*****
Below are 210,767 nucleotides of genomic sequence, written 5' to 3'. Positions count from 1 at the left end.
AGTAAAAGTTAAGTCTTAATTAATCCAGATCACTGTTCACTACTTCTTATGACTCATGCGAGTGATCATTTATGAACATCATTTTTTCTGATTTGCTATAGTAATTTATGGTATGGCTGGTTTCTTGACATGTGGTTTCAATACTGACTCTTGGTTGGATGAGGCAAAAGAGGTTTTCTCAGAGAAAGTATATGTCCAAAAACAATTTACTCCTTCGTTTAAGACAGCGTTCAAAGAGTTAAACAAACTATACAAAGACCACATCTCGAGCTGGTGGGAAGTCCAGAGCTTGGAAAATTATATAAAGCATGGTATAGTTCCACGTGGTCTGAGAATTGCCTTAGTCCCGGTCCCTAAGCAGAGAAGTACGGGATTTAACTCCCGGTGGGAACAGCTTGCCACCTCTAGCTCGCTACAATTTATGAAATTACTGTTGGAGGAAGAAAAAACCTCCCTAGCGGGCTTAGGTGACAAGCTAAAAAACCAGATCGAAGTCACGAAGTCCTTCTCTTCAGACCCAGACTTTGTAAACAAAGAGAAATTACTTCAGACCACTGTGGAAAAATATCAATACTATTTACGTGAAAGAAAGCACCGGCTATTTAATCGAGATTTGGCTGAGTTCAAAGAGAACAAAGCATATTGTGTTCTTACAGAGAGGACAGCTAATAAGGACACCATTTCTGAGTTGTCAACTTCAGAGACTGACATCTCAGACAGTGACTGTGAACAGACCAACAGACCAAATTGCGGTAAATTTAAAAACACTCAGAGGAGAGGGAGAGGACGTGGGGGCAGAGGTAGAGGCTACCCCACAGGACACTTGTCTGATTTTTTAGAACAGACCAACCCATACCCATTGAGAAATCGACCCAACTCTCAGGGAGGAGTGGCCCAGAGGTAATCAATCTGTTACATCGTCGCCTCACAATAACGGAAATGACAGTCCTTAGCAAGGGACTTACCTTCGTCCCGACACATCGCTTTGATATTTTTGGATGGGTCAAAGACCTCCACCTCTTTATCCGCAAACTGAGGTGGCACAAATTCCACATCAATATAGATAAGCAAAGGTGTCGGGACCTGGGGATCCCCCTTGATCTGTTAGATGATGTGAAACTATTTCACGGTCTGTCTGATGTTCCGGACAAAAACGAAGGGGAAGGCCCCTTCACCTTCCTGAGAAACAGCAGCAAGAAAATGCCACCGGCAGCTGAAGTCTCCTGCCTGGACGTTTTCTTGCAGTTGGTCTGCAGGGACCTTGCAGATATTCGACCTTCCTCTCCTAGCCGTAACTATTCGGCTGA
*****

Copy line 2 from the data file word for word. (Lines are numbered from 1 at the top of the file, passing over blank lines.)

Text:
AGTAAAAGTTAAGTCTTAATTAATCCAGATCACTGTTCACTACTTCTTATGACTCATGCGAGTGATCATTTATGAACATCATTTTTTCTGATTTGCTATAGTAATTTATGGTATGGCTGGTTTCTTGACATGTGGTTTCAATACTGACTCTTGGTTGGATGAGGCAAAAGAGGTTTTCTCAGAGAAAGTATATGTCCAAAAACAATTTACTCCTTCGTTTAAGACAGCGTTCAAAGAGTTAAACAAACTATACAAAGACCACATCTCGAGCTGGTGGGAAGTCCAGAGCTTGGAAAATTATATAAAGCATGGTATAGTTCCACGTGGTCTGAGAATTGCCTTAGTCCCGGTCCCTAAGCAGAGAAGTACGGGATTTAACTCCCGGTGGGAACAGCTTGCCACCTCTAGCTCGCTACAATTTATGAAATTACTGTTGGAGGAAGAAAAAACCTCCCTAGCGGGCTTAGGTGACAAGCTAAAAAACCAGATCGAAGTCACGAAGTCCTTCTCTTCAGACCCAGACTTTGTAAACAAAGAGAAATTACTTCAGACCACTGTGGAAAAATATCAATACTATTTACGTGAAAGAAAGCACCGGCTATTTAATCGAGATTTGGCTGAGTTCAAAGAGAACAAAGCATATTGTGTTCTTACAGAGAGGACAGCTAATAAGGACACCATTTCTGAGTTGTCAACTTCAGAGACTGACATCTCAGACAGTGACTGTGAACAGACCAACAGACCAAATTGCGGTAAATTTAAAAACACTCAGAGGAGAGGGAGAGGACGTGGGGGCAGAGGTAGAGGCTACCCCACAGGACACTTGTCTGATTTTTTAGAACAGACCAACCCATACCCATTGAGAAATCGACCCAACTCTCAGGGAGGAGTGGCCCAGAGGTAATCAATCTGTTACATCGTCGCCTCACAATAACGGAAATGACAGTCCTTAGCAAGGGACTTACCTTCGTCCCGACACATCGCTTTGATATTTTTGGATGGGTCAAAGACCTCCACCTCTTTATCCGCAAACTGAGGTGGCACAAATTCCACATCAATATAGATAAGCAAAGGTGTCGGGACCTGGGGATCCCCCTTGATCTGTTAGATGATGTGAAACTATTTCACGGTCTGTCTGATGTTCCGGACAAAAACGAAGGGGAAGGCCCCTTCACCTTCCTGAGAAACAGCAGCAAGAAAATGCCACCGGCAGCTGAAGTCTCCTGCCTGGACGTTTTCTTGCAGTTGGTCTGCAGGGACCTTGCAGATATTCGACCTTCCTCTCCTAGCCGTAACTATTCGGCTGA